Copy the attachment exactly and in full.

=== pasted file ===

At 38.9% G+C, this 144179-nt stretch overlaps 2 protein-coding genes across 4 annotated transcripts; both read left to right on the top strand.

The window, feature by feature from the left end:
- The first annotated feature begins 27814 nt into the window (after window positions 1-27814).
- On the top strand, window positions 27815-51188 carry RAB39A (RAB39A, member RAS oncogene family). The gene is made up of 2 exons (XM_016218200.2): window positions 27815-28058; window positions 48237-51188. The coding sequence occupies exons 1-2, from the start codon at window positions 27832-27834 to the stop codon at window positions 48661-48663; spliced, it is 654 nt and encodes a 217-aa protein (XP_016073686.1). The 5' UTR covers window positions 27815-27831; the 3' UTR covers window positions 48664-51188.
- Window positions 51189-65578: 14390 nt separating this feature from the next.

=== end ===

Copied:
At 38.9% G+C, this 144179-nt stretch overlaps 2 protein-coding genes across 4 annotated transcripts; both read left to right on the top strand.

The window, feature by feature from the left end:
- The first annotated feature begins 27814 nt into the window (after window positions 1-27814).
- On the top strand, window positions 27815-51188 carry RAB39A (RAB39A, member RAS oncogene family). The gene is made up of 2 exons (XM_016218200.2): window positions 27815-28058; window positions 48237-51188. The coding sequence occupies exons 1-2, from the start codon at window positions 27832-27834 to the stop codon at window positions 48661-48663; spliced, it is 654 nt and encodes a 217-aa protein (XP_016073686.1). The 5' UTR covers window positions 27815-27831; the 3' UTR covers window positions 48664-51188.
- Window positions 51189-65578: 14390 nt separating this feature from the next.